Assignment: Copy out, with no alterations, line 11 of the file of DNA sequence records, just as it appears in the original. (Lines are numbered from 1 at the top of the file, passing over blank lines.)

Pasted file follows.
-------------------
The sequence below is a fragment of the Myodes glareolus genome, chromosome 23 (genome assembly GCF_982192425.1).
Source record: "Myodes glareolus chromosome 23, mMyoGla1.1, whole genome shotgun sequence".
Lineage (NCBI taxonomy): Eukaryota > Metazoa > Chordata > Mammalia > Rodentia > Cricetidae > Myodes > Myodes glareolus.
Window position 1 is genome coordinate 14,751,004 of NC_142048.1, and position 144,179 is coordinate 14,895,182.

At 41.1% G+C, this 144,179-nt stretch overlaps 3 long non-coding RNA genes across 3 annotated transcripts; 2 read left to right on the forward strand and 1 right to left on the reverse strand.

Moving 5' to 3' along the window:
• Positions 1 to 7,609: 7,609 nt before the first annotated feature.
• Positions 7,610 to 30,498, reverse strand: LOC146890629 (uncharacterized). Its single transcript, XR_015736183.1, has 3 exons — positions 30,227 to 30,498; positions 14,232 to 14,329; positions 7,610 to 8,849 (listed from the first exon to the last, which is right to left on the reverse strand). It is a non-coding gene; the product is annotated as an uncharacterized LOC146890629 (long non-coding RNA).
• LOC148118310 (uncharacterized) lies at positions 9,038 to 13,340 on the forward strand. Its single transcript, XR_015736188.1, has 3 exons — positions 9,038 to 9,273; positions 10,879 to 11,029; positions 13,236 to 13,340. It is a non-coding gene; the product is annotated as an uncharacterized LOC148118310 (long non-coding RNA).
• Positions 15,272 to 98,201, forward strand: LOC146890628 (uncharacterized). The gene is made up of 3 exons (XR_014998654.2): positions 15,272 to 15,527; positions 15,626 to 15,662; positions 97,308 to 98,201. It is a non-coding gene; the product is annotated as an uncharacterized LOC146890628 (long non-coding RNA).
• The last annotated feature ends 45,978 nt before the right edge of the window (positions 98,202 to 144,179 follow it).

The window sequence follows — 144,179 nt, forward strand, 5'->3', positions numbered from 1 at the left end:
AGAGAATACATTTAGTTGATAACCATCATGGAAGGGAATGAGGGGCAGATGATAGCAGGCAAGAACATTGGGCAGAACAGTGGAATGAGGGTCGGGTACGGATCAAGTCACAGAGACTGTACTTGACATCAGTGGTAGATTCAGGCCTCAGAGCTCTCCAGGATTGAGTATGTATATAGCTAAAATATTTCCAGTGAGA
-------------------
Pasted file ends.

• The last annotated feature ends 45,978 nt before the right edge of the window (positions 98,202 to 144,179 follow it).